I had a good idea that water levels and flows would be low and despite a few storms in the catchment and a dusting of late winter snow, I was to some extent prepared, but not quite for what I found. The Bushmans up at Giants Castle was paper thin, gin clear, the flow down to a mere trickle and water temperatures verging on being too high. Even the tribal waters downstream of the conservation area were a sad sight, slow, warm with a few barren looking deeper pools. I’m sure the trout are there. I just think they should be left for now.
I have spoken each year for the past 5 seasons of the changing weather patterns, longer, warmer winters and late spring rains. I’m told that this is the effects of the El Niño factors and that it will eventually return to normal, whatever that is? I’m not so sure because I have been fishing these waters for more than 30 years and I base my thoughts on experience rather than science – things they’re a changing in my view.
It has been a long winter, a lot of time behind the vice and in pages of angling literature, so the urge was strong, come hell or high water to get my feet wet and loosen my casting arm. Had it not been for the fact that my son and two of my grandsons had been looking forward to the outing, I would probably have not fished. I don’t necessarily enjoy fishing in these conditions when the system is so fragile, oxygen depleted, the trout skittish as race horses in their starting gates and easy prey to natural predators. They seek shelter in deeper runs and slots or at the head where there is some turbulence to provide limited surface cover – vulnerable.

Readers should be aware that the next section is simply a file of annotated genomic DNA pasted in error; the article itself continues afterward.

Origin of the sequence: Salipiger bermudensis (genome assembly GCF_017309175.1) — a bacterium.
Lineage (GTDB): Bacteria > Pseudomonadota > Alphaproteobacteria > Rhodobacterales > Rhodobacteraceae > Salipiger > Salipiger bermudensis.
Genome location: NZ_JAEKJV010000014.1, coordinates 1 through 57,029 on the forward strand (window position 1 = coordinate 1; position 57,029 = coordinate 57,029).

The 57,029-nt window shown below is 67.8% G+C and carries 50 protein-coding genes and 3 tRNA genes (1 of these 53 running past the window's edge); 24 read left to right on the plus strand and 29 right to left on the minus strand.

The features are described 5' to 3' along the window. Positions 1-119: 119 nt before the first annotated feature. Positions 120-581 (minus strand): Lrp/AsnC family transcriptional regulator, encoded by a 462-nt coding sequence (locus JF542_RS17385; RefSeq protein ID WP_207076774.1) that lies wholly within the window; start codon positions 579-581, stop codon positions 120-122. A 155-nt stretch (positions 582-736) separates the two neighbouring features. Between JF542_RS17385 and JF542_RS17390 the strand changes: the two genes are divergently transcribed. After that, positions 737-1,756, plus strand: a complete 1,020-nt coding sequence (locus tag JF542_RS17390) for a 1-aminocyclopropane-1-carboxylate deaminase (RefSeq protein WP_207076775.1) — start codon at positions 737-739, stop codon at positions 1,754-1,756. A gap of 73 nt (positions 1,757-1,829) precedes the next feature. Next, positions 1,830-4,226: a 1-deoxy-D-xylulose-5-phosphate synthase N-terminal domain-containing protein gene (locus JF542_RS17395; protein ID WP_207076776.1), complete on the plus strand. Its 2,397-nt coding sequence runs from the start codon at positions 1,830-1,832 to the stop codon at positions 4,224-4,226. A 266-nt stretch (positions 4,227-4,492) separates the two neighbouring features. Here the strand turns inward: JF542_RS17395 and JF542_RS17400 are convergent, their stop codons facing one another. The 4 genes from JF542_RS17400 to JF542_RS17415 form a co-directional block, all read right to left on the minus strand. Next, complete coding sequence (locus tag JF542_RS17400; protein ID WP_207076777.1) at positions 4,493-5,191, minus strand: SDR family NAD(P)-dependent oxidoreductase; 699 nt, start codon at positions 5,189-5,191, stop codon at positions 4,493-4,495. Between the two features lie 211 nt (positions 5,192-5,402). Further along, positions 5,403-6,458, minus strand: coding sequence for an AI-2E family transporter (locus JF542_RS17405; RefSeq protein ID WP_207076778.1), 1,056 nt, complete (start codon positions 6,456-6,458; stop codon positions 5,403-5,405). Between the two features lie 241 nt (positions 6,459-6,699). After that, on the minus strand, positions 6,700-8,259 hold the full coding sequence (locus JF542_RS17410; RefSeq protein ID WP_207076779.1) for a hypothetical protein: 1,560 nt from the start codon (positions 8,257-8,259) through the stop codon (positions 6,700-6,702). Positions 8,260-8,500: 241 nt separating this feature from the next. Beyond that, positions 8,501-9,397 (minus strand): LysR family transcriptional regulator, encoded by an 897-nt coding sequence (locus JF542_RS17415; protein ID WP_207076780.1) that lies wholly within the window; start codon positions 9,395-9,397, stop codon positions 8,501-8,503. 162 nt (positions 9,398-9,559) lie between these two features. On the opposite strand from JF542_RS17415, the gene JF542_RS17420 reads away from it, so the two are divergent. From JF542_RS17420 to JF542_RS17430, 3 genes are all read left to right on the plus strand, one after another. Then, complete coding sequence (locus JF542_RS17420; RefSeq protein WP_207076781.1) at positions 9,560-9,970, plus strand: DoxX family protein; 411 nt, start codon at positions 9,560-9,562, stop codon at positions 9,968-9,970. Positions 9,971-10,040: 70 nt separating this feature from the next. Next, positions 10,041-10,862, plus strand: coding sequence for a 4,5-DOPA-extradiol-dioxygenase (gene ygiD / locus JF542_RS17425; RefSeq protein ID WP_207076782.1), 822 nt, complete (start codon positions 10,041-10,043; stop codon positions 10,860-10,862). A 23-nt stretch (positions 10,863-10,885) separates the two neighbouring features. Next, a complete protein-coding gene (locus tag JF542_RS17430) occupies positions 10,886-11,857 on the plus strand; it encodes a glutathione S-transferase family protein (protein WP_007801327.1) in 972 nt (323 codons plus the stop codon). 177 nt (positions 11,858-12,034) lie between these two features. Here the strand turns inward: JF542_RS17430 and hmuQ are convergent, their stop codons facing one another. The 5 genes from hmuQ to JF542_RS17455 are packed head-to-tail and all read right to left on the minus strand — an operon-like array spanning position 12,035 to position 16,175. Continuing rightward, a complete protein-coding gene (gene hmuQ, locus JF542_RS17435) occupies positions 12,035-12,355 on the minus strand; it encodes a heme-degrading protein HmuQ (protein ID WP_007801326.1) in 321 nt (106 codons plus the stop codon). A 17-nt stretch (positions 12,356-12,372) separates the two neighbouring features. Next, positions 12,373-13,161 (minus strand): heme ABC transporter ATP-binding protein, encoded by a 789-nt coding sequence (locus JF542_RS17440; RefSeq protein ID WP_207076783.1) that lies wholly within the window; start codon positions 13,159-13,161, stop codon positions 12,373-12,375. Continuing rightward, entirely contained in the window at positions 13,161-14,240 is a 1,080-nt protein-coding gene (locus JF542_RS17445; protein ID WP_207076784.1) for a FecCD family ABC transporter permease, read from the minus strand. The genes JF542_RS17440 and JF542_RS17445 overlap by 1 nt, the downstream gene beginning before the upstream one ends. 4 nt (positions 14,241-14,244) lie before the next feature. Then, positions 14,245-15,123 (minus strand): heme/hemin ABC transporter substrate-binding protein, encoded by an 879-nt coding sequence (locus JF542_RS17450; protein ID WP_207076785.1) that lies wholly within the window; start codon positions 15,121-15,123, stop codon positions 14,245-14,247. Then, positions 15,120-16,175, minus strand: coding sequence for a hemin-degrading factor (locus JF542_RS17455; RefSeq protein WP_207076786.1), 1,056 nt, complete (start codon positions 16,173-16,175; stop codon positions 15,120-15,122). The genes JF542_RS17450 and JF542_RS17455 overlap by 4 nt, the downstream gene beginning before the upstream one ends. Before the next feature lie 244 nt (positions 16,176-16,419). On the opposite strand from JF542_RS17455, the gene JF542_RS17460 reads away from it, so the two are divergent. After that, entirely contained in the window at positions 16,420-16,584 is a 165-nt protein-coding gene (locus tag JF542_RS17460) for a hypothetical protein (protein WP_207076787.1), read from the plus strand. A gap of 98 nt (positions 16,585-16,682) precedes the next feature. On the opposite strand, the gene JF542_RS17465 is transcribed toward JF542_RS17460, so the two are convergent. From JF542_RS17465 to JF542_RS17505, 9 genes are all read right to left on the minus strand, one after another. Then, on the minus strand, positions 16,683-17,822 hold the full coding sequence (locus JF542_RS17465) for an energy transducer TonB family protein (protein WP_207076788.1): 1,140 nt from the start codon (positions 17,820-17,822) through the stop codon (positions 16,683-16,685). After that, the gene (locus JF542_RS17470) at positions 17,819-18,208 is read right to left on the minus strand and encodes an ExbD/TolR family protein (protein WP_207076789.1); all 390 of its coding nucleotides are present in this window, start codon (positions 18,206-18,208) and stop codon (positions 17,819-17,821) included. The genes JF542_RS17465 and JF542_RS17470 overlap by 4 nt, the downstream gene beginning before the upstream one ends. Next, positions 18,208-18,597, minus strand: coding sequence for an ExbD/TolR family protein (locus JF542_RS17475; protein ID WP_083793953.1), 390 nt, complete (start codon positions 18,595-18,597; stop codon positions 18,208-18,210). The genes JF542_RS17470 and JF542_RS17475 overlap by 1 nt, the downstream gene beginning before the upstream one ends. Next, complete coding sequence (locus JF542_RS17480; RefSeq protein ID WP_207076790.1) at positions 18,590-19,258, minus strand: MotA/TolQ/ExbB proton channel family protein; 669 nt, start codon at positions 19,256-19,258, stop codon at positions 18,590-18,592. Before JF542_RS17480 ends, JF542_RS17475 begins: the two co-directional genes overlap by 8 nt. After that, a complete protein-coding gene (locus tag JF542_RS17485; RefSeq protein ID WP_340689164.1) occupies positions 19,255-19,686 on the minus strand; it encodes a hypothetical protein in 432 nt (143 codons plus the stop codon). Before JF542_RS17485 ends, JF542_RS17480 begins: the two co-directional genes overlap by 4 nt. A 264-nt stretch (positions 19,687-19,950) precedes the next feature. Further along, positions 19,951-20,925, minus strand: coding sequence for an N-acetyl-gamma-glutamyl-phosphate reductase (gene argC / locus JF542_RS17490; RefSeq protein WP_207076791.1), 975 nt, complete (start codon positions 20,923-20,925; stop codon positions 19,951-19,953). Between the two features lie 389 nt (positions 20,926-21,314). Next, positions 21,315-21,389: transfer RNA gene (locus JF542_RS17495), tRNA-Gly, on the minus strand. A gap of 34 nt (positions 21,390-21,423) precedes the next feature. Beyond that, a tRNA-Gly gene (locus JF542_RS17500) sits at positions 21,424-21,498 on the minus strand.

But, we did spend a few hours fishing, mostly showing the boys some of the finer points of flyfishing, it was slow, they struggled in the conditions. We did bring a few hungry brownies to the net, pretty as ever, splattered with spots, some red over flanks of buttery gold; nature’s precious jewels.
A week later I took a walk along the Polela, a pretty southern Drakensberg stream at Cobham close to Himeville. The conditions were even worse than the Bushmans; my Boshoff bamboo didn’t see the light of day. I spent a little time photographing a few flowers and looking for signs of the rainbows that inhabit this water. The only reward, a lonely fish in one of the remaining pools, all 4 inches of it!
The 4 incher’s pool
A week has passed since then and there have been scattered storms over the mountains and even a little more snow, but the ground is so dry and parched that most of the precipitation is simply sucked up with little or no improvement in flows. But, it is a start and eventually the ground water will become saturated and run-off will begin to filter into the waterways, flow will increase and oxygen content will be higher, water temperature will be more constant, the trout will be happier as will I and all those that enjoy the small upland mountain streams and wild trout.
All images and copy in this post are copyright Peter Brigg Photography © 2014. All rights reserved.